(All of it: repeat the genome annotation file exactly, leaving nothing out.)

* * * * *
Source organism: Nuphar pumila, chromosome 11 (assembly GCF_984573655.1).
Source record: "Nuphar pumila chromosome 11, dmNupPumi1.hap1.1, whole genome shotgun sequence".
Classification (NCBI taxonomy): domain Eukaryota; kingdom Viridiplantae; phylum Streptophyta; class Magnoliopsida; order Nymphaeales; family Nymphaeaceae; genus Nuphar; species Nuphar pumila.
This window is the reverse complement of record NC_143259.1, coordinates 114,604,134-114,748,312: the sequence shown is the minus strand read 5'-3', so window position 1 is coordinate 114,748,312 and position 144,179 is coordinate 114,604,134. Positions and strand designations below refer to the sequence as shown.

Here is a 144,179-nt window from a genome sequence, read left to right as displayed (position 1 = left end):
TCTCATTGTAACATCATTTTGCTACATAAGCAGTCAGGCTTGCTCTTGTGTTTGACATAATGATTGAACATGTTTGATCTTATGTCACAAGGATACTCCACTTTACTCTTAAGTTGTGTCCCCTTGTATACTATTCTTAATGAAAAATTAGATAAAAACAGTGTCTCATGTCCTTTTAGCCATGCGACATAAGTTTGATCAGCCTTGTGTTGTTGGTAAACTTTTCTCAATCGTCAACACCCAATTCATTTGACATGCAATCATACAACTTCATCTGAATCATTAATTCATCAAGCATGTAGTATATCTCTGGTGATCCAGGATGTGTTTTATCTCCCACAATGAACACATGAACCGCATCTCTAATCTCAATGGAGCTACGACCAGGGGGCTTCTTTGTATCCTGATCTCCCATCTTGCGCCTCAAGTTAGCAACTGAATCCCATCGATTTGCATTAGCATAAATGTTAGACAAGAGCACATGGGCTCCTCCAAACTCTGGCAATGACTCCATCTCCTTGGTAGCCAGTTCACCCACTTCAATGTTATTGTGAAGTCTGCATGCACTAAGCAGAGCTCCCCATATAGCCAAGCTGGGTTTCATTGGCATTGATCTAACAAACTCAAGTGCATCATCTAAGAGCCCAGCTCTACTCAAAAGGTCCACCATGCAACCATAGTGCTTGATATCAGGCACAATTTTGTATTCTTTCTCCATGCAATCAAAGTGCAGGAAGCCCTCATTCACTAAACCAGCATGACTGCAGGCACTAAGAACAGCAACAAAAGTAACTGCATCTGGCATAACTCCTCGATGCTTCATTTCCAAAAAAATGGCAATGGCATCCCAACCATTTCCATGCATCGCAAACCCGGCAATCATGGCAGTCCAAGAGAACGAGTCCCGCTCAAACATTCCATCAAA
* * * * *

Source organism: Nuphar pumila, chromosome 11 (assembly GCF_984573655.1).
Source record: "Nuphar pumila chromosome 11, dmNupPumi1.hap1.1, whole genome shotgun sequence".
Classification (NCBI taxonomy): domain Eukaryota; kingdom Viridiplantae; phylum Streptophyta; class Magnoliopsida; order Nymphaeales; family Nymphaeaceae; genus Nuphar; species Nuphar pumila.
This window is the reverse complement of record NC_143259.1, coordinates 114,604,134-114,748,312: the sequence shown is the minus strand read 5'-3', so window position 1 is coordinate 114,748,312 and position 144,179 is coordinate 114,604,134. Positions and strand designations below refer to the sequence as shown.

Here is a 144,179-nt window from a genome sequence, read left to right as displayed (position 1 = left end):
TCTCATTGTAACATCATTTTGCTACATAAGCAGTCAGGCTTGCTCTTGTGTTTGACATAATGATTGAACATGTTTGATCTTATGTCACAAGGATACTCCACTTTACTCTTAAGTTGTGTCCCCTTGTATACTATTCTTAATGAAAAATTAGATAAAAACAGTGTCTCATGTCCTTTTAGCCATGCGACATAAGTTTGATCAGCCTTGTGTTGTTGGTAAACTTTTCTCAATCGTCAACACCCAATTCATTTGACATGCAATCATACAACTTCATCTGAATCATTAATTCATCAAGCATGTAGTATATCTCTGGTGATCCAGGATGTGTTTTATCTCCCACAATGAACACATGAACCGCATCTCTAATCTCAATGGAGCTACGACCAGGGGGCTTCTTTGTATCCTGATCTCCCATCTTGCGCCTCAAGTTAGCAACTGAATCCCATCGATTTGCATTAGCATAAATGTTAGACAAGAGCACATGGGCTCCTCCAAACTCTGGCAATGACTCCATCTCCTTGGTAGCCAGTTCACCCACTTCAATGTTATTGTGAAGTCTGCATGCACTAAGCAGAGCTCCCCATATAGCCAAGCTGGGTTTCATTGGCATTGATCTAACAAACTCAAGTGCATCATCTAAGAGCCCAGCTCTACTCAAAAGGTCCACCATGCAACCATAGTGCTTGATATCAGGCACAATTTTGTATTCTTTCTCCATGCAATCAAAGTGCAGGAAGCCCTCATTCACTAAACCAGCATGACTGCAGGCACTAAGAACAGCAACAAAAGTAACTGCATCTGGCATAACTCCTCGATGCTTCATTTCCAAAAAAATGGCAATGGCATCCCAACCATTTCCATGCATCGCAAACCCGGCAATCATGGCAGTCCAAGAGAACGAGTCCCGCTCAAACATTCCATCAAA